Frustratingly, they report that shortly before her death, Emilie really seemed to have her life back on track.

That brings us to the first question: Can we ever just assume, after X number of years, that a victim of child sexual abuse is finally OK and not to be worried about?

The answer is of course unknowable. But here’s what we believe: Abuse does lifelong harm. The harm, even well into adulthood, can re-surface at any time. And having usually lived with secrets for years or decades, victims aren’t necessarily forthcoming to loved ones about when they’re having a hard time.

So what are we who know and love victims of abuse to do?

Our answer: Check in with them from time to time. And specifically – but gently – bring up the abuse.

Worry less that “If I bring up her abuse again, will I be making her sad?”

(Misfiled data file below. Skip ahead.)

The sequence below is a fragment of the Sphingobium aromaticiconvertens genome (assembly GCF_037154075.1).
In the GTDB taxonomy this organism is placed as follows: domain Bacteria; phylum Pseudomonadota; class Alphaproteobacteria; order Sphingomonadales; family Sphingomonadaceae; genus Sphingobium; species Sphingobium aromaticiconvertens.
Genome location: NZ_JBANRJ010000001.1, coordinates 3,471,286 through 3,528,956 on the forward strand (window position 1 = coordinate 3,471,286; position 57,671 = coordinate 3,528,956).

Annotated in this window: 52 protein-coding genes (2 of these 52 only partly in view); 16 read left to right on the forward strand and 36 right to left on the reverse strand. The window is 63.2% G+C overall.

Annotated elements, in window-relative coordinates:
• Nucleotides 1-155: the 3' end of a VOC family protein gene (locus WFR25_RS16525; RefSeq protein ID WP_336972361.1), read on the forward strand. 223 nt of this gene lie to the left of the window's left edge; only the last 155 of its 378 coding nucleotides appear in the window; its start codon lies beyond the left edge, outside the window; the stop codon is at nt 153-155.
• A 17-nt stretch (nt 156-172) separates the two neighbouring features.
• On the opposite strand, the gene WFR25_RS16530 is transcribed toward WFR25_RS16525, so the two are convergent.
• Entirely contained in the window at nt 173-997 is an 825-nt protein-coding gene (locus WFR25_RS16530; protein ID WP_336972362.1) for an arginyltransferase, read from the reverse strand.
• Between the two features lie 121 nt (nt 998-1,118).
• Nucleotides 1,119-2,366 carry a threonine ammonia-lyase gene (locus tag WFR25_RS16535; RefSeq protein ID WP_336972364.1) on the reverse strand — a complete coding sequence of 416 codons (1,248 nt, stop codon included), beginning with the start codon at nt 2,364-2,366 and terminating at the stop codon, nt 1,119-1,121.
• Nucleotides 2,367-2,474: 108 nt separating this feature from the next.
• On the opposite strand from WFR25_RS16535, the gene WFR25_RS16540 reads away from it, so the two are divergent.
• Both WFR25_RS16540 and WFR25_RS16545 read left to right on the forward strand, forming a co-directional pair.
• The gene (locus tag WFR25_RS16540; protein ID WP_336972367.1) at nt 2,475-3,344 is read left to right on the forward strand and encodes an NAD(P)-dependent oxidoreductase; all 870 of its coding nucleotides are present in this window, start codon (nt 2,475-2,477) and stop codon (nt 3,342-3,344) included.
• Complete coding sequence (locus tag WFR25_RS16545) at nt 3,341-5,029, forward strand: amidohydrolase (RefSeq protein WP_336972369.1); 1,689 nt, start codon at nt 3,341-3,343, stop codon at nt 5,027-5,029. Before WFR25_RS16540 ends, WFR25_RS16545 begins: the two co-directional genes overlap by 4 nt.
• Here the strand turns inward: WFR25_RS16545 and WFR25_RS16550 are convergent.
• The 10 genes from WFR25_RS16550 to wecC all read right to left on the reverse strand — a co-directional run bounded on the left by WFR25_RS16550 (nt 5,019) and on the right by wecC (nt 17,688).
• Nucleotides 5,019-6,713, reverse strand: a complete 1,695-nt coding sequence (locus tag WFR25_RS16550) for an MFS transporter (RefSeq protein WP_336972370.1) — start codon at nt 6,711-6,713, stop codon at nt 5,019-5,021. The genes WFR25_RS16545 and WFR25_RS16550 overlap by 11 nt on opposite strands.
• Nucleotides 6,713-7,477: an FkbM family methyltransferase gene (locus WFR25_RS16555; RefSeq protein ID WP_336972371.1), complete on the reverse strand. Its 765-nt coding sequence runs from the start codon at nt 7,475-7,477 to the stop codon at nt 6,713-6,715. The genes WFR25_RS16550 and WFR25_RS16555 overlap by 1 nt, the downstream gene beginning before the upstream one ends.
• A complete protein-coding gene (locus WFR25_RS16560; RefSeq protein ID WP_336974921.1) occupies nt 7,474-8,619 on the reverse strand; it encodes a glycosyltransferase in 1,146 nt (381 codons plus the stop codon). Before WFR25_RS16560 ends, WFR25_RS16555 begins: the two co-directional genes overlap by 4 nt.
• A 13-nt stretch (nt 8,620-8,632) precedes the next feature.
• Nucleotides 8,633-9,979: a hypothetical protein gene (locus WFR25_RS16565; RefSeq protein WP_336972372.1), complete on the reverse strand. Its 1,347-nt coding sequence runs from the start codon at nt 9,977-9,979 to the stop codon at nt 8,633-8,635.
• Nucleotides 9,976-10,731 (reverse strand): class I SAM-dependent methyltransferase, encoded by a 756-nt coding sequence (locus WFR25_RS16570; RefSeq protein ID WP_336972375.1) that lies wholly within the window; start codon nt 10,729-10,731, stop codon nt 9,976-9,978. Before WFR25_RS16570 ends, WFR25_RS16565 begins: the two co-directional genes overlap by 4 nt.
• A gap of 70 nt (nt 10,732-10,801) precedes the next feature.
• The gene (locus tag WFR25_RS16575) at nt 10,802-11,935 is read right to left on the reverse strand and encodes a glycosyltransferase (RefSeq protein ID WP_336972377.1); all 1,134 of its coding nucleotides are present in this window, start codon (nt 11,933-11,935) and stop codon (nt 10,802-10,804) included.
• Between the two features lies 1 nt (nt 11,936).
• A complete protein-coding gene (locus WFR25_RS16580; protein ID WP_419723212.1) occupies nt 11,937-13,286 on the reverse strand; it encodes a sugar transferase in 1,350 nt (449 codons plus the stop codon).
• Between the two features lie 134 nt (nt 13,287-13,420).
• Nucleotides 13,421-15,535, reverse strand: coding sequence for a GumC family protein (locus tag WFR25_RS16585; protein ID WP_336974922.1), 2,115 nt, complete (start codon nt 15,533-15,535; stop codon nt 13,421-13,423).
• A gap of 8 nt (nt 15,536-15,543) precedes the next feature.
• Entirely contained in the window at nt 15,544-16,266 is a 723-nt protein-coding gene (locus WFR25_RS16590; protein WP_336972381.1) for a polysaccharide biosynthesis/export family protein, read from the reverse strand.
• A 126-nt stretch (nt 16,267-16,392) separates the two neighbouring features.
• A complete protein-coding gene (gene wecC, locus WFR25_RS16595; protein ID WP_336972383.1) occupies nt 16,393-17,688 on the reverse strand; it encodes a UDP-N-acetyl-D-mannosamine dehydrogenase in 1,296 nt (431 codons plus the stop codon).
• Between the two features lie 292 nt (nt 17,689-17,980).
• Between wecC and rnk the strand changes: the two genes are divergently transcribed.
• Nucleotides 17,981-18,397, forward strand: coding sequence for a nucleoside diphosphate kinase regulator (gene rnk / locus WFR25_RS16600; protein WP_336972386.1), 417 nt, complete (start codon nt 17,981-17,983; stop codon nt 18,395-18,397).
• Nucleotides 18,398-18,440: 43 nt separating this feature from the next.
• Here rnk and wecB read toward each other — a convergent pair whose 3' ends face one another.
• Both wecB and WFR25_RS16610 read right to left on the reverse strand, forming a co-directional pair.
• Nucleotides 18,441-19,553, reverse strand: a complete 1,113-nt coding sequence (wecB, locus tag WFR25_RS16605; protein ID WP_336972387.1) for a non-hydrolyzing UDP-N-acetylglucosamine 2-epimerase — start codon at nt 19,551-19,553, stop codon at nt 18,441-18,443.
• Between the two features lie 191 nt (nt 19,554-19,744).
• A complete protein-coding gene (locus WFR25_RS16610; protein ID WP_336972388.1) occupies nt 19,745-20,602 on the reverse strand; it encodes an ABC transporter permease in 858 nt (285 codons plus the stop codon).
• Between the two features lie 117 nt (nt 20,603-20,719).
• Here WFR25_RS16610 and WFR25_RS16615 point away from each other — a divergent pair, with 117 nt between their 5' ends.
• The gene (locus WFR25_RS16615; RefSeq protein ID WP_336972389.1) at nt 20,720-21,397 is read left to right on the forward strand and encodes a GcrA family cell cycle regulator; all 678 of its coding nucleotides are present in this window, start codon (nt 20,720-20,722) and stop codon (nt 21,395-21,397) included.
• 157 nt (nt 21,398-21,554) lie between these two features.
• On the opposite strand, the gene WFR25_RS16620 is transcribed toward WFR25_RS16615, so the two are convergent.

Worry more that “Maybe she doesn’t want to bring up her abuse. Maybe she’s ashamed or frustrated that it still affects her even though she’s now 55. Maybe if I bring it up, she’ll feel free to tell me how she’s really feeling. And maybe I can help somehow.”

Please watch the film. And please join us in hoping that Wilder will end up behind bars so others are safe and in hoping all the best for Emilie’s brave, supportive family members who are still hurting.

 

HEALTH DEPARTMENT DISCIPLINES TITUSVILLE MASSAGE THERAPIST AFTER MULTIPLE SEXUAL MISCONDUCT REPORTS

HEALTH DEPARTMENT DISCIPLINES LONGTIME TITUSVILLE MASSAGE THERAPIST AFTER MULTIPLE SEXUAL MISCONDUCT REPORTS

On Friday, November 20, 2020, the Florida Department of Health ordered the emergency restriction of the license of massage therapist, Thomas Gregory Grasso.  The Emergency Order prohibits his practice of massage therapy on female clients in the State of Florida.  The Emergency Order was entered in response to three sexual misconduct complaints by clients at Daly Family Chiropractic in Titusville. Grasso, reportedly a subcontractor there, has been a licensed massage therapist since January 1993.